TOKYO • Japanese Prime Minister Shinzo Abe said yesterday that he was determined to meet North Korea's leader to resolve the issue of Japanese nationals abducted by North Korean agents, maintaining an offer to talk despite the North's missile launches.
"I am determined to meet with Chairman Kim Jong Un face to face, with no preconditions, to resolve the all-important abduction issue," Mr Abe said in a policy speech during a parliamentary session.
In 2002, North Korea admitted its agents had kidnapped 13 Japanese citizens decades before.
Japan says 17 of its citizens were abducted, five of whom were repatriated. North Korea has said eight are dead and another four never entered the country.
Mr Abe has vowed to pursue the issue until all the abductees return.
"The abductees issue is core to Abe's political identity and one of the reasons he's got to the position he has," said Professor Jeff Kingston, director of Asian studies at Temple University's Japan campus.
Staunch US ally Japan and North Korea have been rivals for decades. During periods of tension, North Korea has test-fired missiles into the seas near Japan and even over it.
Japan has condemned North Korea's missile test this week, which Mr Abe called a violation of United Nations sanctions.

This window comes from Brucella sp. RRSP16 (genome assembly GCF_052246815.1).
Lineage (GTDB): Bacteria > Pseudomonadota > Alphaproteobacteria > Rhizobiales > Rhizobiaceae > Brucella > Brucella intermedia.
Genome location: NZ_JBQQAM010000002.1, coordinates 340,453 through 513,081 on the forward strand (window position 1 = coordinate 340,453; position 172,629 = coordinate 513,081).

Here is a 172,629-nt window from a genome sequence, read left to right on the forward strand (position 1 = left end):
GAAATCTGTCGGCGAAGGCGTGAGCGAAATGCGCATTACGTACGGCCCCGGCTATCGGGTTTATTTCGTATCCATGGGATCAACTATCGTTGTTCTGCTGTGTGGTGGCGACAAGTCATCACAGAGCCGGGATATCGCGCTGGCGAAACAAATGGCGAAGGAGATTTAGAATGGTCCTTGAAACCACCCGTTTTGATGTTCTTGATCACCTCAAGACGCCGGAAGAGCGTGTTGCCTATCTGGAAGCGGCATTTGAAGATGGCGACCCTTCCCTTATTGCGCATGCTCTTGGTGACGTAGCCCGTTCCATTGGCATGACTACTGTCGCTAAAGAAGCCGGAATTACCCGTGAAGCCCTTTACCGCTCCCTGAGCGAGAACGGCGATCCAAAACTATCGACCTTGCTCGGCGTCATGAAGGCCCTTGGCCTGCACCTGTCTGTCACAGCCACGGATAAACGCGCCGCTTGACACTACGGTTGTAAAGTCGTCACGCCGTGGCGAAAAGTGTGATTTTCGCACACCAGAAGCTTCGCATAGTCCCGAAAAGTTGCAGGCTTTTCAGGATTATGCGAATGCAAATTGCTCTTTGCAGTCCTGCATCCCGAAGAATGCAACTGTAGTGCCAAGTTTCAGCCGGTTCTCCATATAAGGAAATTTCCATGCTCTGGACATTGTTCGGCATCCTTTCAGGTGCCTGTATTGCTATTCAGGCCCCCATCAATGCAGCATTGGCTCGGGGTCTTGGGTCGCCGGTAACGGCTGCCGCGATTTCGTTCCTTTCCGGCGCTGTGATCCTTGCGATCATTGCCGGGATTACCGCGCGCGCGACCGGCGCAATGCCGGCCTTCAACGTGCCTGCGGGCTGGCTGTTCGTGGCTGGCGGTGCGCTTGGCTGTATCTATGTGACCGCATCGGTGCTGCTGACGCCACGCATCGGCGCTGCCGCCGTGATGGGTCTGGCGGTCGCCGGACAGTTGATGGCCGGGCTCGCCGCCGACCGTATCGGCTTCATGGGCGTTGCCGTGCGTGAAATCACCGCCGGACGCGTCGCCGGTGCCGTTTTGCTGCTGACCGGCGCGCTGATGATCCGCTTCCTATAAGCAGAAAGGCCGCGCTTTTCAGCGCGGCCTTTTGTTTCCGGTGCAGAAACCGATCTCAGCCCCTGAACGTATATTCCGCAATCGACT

North Korea said it had successfully test-fired a new submarine-launched ballistic missile from the sea, ahead of fresh nuclear talks with the US. Wednesday's launch was the most provocative by the North since it resumed dialogue with the US last year.
"As for the North Korean situation, we will do our utmost to secure the safety of the people, while working closely with the United States and cooperating with the international community," Mr Abe said.
Turning to ties with South Korea, soured by a feud over wartime labour, Mr Abe reiterated a call for Seoul to observe a promise to Tokyo.
Last October, South Korea's Supreme Court ordered some Japanese firms to compensate Koreans forced to work in their mines and factories during World War II.
Japan says the matter was settled by a 1965 treaty and that the court decision violates international law.
"South Korea is an important neighbour. I would like to ask them to observe a promise made between nations, based on international law," said Mr Abe.